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Notes for the use of command-line version

See the download information for obtaining the command-line version.

Available programs

Core programs

Search a database of structural profiles with a single sequence or a multiple sequence alignment
Align a sequence or a multiple sequence alignment against a structural profile
Search a sequence database with a structural profile (experimental)
Profile maker for FUGUE
Multiple sequence alignment version of fugueali (experimental)

Support programs

Perform automatic database search (first run PSI-BLAST to collect homologues of the query sequence and then run fugueseq)
Add homologues to a structure-based alignment by running PSI-BLAST
PSI-BLAST wrapper, to add homologues to a sequence
Combine PSI-BLAST alignments (called by homblast and not normally used on its own but can be useful)
Define structural environments (available as a separate package - see see

Basic features

Advanced features

Other notes

How to create your own profiles

1. Before you start

Default profiles for all HOMSTRAD families can be downloaded from For example, try looking at This profile can be reproduced by downloading PAS.tem and from the same directory and typing
 melody -blast -t PAS.tem -plus


 fugueali -seq input.fa -prf PAS.fug
should produce a sequence-structure alignment identical to that from the alignment server.

You can also download the default list of profiles from Each line in this file specifies the location of a structural profile.

If PAS.fug and the other profiles are locally stored as in allprf.lst and if you have PSI-BLAST and seals installed locally, the following command will produce results more or less identical to those obtained from the web interface:

 run_fugue -seq input.fa -list allprf.lst

This will create the output file fugue.html. See How to interpret the output page on how to read this file.

If you want to create your own profiles, go through the following steps. (You could then add your own profiles to allprf.lst; see below.)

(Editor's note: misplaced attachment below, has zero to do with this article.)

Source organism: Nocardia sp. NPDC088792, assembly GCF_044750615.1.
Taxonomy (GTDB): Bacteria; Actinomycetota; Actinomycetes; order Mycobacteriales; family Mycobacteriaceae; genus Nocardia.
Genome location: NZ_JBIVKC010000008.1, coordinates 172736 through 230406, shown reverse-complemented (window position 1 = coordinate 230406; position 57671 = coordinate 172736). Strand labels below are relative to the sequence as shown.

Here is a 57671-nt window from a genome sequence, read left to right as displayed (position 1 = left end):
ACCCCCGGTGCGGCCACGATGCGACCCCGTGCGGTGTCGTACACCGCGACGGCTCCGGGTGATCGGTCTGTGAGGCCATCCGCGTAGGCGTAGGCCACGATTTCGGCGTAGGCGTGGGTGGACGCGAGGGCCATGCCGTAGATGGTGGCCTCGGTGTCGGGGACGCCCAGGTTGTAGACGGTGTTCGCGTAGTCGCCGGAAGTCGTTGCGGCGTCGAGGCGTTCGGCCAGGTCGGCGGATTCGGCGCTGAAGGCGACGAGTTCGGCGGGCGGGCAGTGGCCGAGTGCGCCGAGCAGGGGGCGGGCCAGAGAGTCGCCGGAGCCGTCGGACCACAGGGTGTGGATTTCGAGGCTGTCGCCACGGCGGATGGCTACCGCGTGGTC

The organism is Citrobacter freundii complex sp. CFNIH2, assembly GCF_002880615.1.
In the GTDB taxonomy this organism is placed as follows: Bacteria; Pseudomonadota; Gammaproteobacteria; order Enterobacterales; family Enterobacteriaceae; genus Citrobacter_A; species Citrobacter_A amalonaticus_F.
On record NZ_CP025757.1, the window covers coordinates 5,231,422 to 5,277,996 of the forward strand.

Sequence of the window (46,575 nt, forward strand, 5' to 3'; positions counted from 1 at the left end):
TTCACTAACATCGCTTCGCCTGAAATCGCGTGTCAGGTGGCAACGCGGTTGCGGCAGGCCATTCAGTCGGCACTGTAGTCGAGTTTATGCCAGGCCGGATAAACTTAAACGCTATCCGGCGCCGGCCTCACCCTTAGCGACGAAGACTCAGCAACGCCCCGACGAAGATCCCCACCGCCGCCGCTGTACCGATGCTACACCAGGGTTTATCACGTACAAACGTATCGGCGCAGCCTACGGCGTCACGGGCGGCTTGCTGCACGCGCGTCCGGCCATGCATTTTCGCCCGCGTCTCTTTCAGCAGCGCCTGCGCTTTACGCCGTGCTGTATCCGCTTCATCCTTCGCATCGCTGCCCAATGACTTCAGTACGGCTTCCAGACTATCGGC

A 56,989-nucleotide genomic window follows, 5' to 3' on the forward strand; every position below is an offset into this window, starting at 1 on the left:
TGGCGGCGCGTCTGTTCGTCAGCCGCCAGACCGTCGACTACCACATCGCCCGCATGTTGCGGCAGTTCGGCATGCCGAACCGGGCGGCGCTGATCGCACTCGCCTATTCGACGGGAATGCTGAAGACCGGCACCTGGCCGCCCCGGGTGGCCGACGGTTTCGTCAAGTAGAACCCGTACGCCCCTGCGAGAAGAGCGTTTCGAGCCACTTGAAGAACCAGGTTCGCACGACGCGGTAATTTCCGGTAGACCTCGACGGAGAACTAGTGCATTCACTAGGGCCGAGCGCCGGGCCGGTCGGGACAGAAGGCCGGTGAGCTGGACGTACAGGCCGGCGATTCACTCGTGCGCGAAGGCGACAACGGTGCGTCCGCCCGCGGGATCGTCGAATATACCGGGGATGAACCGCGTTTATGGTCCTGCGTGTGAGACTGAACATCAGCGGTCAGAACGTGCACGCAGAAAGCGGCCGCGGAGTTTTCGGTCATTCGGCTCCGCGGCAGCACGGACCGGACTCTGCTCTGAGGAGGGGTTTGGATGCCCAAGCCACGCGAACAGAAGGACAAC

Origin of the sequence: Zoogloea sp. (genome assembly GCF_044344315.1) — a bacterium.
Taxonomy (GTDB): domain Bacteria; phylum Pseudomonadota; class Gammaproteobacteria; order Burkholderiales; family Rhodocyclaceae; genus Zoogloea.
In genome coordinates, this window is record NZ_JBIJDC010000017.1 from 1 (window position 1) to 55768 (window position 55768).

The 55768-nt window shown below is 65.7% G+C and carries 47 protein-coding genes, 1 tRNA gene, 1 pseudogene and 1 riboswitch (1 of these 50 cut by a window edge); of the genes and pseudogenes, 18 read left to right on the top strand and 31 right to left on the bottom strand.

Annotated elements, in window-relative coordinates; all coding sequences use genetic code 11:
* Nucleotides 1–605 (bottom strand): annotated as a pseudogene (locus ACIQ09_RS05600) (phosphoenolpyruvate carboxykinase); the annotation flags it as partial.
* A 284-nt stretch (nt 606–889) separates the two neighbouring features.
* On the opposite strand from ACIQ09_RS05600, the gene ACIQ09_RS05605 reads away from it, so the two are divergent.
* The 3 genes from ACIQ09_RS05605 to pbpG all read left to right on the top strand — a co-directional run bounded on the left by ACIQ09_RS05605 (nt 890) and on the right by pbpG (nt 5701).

2. Prepare a structure or a structure-based alignment

If you have a single structure saved in the PDB file mystructure.pdb, simply type
 joy mystructure.pdb
If you want to use a particular chain (e.g., A) of a particular structure which is already in PDB (e.g., 1abc), you don't have to prepare a PDB file. You can simply type
 joy 1abcA
(For this to work, you have to have a local copy of PDB and set the environment variable JOY_PDBDIR.)

If you have prepared a structural alignment, save it in myfamily.ali and type

 joy myfamily.ali
You need the PDB files for all the structures in the alignment (see here for more information). At this stage, do not include sequence-only entries in the .ali file. Make sure JOY has finished normally and created the file myfamily.tem. As an example, look at the PAS.ali file in the above ftp directory, from which PAS.tem can be created. (You need to download all the .psa, .hdb, .sst and .cof files.)

3. Collect homologous sequences

This step is optional but recommended. The easiest way to run PSI-BLAST and produce a multiple sequence alignment is to use the command homblast:
 homblast -seq myfamily.ali
This will create the file Note that this command may take a long time if you have many structures in your .ali file and they are large proteins and/or have many homologues.

(Note) This command will create a directory named blast in which psi-blast is run (up to five iterations with the default inclusion cut-off). Once the .map file has been created properly, you can delete the whole directory. In fact, homblast will not run if a directory named blast exists so to rerun the command, you need to delete this directory.


 melody -t myfamily.tem [ -blast -plus ]

This will create the file myfamily.fug, which is a structural profile that FUGUE requires.

To enrich the profile with sequence information, use the option -plus, where the .map file was produced in step 3 above. If this file was created by homblast (as above), you should also add the option -blast. This assumes that the quality of the alignment in the .map file is not very high and several filters are applied accordingly.

Alternatively, you can specify your own multiple sequence alignment saved in a PIR file. In this case, you may omit the -blast option.

How to align a sequence (or sequence alignment) against your own structure or structural alignment

1. Prepare your structure

Run JOY and MELODY as described above.

2. Prepare your sequence

2.1. Save your sequence in a file

If you already have an alignment (e.g., by clustalw) you can use it (in clustalw, pir or msf format).

2.2. Collect homologues

If you don't have an alignment, this step is strongly recommended. Type
 run_blast -seq myseq.fa
This will create a multiple alignment in the file myseq.inp.

3. Run fugueali

 fugueali -seq myseq.inp -prf myfamily.fug [ -joy -blast ]
For more information, type